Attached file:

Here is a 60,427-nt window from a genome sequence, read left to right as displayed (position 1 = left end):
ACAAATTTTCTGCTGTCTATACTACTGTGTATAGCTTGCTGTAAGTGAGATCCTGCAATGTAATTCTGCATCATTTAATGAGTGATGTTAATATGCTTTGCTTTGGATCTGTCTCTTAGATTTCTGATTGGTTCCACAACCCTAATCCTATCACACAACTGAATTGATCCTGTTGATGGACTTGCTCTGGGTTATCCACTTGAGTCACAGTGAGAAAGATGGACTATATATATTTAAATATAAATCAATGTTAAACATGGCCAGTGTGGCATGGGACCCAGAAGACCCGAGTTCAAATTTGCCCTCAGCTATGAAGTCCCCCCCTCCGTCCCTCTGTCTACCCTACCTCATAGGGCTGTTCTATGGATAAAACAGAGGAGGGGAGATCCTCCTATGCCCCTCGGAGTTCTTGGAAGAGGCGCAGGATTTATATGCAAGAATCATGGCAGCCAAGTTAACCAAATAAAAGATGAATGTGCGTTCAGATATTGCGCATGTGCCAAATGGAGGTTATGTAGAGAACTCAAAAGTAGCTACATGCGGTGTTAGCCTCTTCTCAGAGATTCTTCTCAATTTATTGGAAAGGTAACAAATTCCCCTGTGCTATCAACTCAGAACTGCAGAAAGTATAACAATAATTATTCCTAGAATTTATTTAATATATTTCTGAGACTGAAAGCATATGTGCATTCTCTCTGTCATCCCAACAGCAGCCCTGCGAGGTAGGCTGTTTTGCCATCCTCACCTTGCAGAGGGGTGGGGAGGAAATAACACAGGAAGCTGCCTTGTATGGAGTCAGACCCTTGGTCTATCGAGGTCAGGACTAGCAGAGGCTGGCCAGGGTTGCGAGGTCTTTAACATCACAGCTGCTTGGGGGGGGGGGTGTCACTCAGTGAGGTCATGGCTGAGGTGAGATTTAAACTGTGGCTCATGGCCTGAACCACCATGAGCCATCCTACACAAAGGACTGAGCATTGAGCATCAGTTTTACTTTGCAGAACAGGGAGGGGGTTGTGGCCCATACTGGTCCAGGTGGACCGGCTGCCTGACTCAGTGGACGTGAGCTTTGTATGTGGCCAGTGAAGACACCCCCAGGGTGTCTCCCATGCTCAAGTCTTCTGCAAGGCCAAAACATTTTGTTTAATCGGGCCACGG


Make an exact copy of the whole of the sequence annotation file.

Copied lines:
Here is a 60,427-nt window from a genome sequence, read left to right as displayed (position 1 = left end):
ACAAATTTTCTGCTGTCTATACTACTGTGTATAGCTTGCTGTAAGTGAGATCCTGCAATGTAATTCTGCATCATTTAATGAGTGATGTTAATATGCTTTGCTTTGGATCTGTCTCTTAGATTTCTGATTGGTTCCACAACCCTAATCCTATCACACAACTGAATTGATCCTGTTGATGGACTTGCTCTGGGTTATCCACTTGAGTCACAGTGAGAAAGATGGACTATATATATTTAAATATAAATCAATGTTAAACATGGCCAGTGTGGCATGGGACCCAGAAGACCCGAGTTCAAATTTGCCCTCAGCTATGAAGTCCCCCCCTCCGTCCCTCTGTCTACCCTACCTCATAGGGCTGTTCTATGGATAAAACAGAGGAGGGGAGATCCTCCTATGCCCCTCGGAGTTCTTGGAAGAGGCGCAGGATTTATATGCAAGAATCATGGCAGCCAAGTTAACCAAATAAAAGATGAATGTGCGTTCAGATATTGCGCATGTGCCAAATGGAGGTTATGTAGAGAACTCAAAAGTAGCTACATGCGGTGTTAGCCTCTTCTCAGAGATTCTTCTCAATTTATTGGAAAGGTAACAAATTCCCCTGTGCTATCAACTCAGAACTGCAGAAAGTATAACAATAATTATTCCTAGAATTTATTTAATATATTTCTGAGACTGAAAGCATATGTGCATTCTCTCTGTCATCCCAACAGCAGCCCTGCGAGGTAGGCTGTTTTGCCATCCTCACCTTGCAGAGGGGTGGGGAGGAAATAACACAGGAAGCTGCCTTGTATGGAGTCAGACCCTTGGTCTATCGAGGTCAGGACTAGCAGAGGCTGGCCAGGGTTGCGAGGTCTTTAACATCACAGCTGCTTGGGGGGGGGGGTGTCACTCAGTGAGGTCATGGCTGAGGTGAGATTTAAACTGTGGCTCATGGCCTGAACCACCATGAGCCATCCTACACAAAGGACTGAGCATTGAGCATCAGTTTTACTTTGCAGAACAGGGAGGGGGTTGTGGCCCATACTGGTCCAGGTGGACCGGCTGCCTGACTCAGTGGACGTGAGCTTTGTATGTGGCCAGTGAAGACACCCCCAGGGTGTCTCCCATGCTCAAGTCTTCTGCAAGGCCAAAACATTTTGTTTAATCGGGCCACGG